Half a billion years ago, our ancestors grew a spine. The evolution of an internal skeleton marks a milestone in the history of life on Earth. From wriggly, worm-like fishes, ancient animals that could stand on their own two feet arose. Eventually, so did our species, Homo Sapiens.
Scientists know the broad strokes of how vertebrates — creatures with internal skeletal structures and spines, like rats or eagles, rather than external skeletons, like scorpions or starfish — developed. The story goes like this: First, there were spineless fish-worm creatures. Then there were bony fish. And so the great diversity of all vertebrates came to be thereafter.
This story leaves out a lot of detail and nuance. One reason why it is so lacking in detail is that the fossil record is spotty — there are massive gaps at some of the most crucial moments of the evolution of life as we know it. But there are little clues scientists are beginning to decipher thanks to new technology — like the fossils of a fish-like creature called a yunnanozoan.
What’s new — In a new study, scientists took a closer look at a set of yunnanozoan fossils dating back 518 million years. These serpentine creatures are just a few centimeters long, and are strangely similar in appearance to a baby eel or whitebait. Yunnanozoans get their name from Yunnan province in China, which is where their fossils were first discovered in the 1990s.
Since then, paleontologists have argued over where to place the yunnanozoans on life’s evolutionary tree. Now, it turns out, they’re far closer to us than some scientists thought.
In the study, researchers examined 127 newly-collected yunnanozoan fossils and found that the cage-like structure supporting their gills was made of cartilage — a distinct feature of vertebrates. According to the new evidence, yunnanozoans were some of the earliest vertebrates to evolve, representing a crucial transition stage from the floppy forms of old to the rigid skeletons of today.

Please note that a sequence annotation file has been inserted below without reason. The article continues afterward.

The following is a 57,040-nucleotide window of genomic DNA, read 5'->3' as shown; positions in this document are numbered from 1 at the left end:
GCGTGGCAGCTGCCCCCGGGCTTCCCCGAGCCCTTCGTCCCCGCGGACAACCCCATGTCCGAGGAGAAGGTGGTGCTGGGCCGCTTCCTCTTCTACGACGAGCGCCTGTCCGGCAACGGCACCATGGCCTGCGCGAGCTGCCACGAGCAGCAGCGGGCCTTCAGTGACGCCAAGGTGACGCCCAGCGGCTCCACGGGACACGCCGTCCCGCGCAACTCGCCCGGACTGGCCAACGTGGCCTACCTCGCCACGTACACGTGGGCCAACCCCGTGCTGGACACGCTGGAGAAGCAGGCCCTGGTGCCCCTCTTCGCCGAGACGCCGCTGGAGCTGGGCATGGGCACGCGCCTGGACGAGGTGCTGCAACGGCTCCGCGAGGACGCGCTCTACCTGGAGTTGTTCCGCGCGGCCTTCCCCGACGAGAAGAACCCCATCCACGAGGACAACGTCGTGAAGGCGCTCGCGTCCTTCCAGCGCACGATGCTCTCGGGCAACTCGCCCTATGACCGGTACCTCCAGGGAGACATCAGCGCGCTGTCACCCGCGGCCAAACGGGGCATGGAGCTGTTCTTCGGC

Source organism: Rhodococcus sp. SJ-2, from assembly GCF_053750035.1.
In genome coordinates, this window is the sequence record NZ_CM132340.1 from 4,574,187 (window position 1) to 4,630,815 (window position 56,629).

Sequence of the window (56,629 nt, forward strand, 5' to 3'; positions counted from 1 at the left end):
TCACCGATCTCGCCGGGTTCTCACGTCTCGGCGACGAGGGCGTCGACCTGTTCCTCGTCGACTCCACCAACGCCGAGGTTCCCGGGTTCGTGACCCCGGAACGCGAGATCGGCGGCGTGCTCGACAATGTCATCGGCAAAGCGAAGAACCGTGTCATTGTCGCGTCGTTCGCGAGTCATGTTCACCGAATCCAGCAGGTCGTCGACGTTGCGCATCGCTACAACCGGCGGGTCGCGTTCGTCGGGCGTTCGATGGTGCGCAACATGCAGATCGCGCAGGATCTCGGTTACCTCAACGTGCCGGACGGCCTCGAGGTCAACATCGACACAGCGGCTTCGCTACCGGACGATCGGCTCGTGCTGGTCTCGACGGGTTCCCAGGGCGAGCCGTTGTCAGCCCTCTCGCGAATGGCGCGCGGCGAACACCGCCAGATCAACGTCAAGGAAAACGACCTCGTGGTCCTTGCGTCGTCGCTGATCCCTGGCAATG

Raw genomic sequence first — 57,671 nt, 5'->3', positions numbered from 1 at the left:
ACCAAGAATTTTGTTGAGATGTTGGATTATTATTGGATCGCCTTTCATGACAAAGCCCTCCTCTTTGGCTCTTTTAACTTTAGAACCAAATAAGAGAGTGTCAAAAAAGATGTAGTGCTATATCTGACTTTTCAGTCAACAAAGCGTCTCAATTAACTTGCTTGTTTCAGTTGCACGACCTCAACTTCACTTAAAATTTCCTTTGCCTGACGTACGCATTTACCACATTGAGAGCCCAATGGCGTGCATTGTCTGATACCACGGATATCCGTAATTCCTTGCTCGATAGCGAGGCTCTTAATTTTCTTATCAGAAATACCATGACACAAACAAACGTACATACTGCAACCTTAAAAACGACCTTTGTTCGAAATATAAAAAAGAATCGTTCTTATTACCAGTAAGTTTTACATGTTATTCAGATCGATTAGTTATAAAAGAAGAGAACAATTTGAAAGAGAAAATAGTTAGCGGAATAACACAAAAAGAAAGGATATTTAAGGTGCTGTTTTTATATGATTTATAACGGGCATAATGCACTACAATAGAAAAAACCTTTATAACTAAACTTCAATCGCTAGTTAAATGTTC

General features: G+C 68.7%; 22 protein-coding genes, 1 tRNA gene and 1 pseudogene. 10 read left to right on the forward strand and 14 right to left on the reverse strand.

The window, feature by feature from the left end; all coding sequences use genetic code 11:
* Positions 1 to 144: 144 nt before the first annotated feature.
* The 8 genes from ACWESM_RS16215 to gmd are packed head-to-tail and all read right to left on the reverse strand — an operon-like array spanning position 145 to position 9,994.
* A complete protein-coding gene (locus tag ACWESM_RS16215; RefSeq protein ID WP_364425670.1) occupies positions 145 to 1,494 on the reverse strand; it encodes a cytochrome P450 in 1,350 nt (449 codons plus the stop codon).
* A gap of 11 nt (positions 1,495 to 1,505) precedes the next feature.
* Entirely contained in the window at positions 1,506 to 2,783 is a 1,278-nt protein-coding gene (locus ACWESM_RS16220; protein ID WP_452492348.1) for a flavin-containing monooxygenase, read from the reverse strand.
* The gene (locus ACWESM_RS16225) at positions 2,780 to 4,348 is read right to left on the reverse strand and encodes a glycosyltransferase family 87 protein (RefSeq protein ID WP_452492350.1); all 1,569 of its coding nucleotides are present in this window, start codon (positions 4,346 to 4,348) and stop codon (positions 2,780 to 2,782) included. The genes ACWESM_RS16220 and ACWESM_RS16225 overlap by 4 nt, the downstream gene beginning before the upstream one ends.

“It is amazingly preserved,” says study co-author Fangchen Zhao, a paleontologist at Nanjing Institute of Paleontology and Geology in China.
The study is published this week in the journal Science.
Digging into the details — Baoyu Jiang, co-author of the study and paleontologist at Nanjing University in China, tells Inverse that he was shocked to see that yunnanozoans had cartilage skeletal structures supporting their gills.
Cartilage is a firm, white tissue that offers a scaffold within the bodies of all sorts of vertebrates, from human noses and ears to the entire skeletons of sharks. The first internal skeletons in evolutionary history were made of this tissue. Cartilage predates the first bones by about 100 million years.
In the study, the researchers identified seven arches made of cartilage that supported the yunnanozoan’s gills — a massive giveaway that they weren’t just a more-ancient cousin of vertebrates, but some of the earliest members of the vertebrate lineage themselves.
This study provides “amazing evidence” that yunnanozoans were in fact vertebrates, says Jon Mallatt, who studies evolutionary development at Washington State University. He was not involved in the research but served as a peer reviewer prior to the study’s publication.
Why it matters — A fresh, in-depth look at these wormy creatures’ internal anatomy has clued scientists into what ancient animals’ internal skeletons looked like when they first developed — previously, scientists had only been able to theorize about these details, says Christine Hirschberger, who studies evolutionary development at the University of Cambridge and was not involved in the recent study.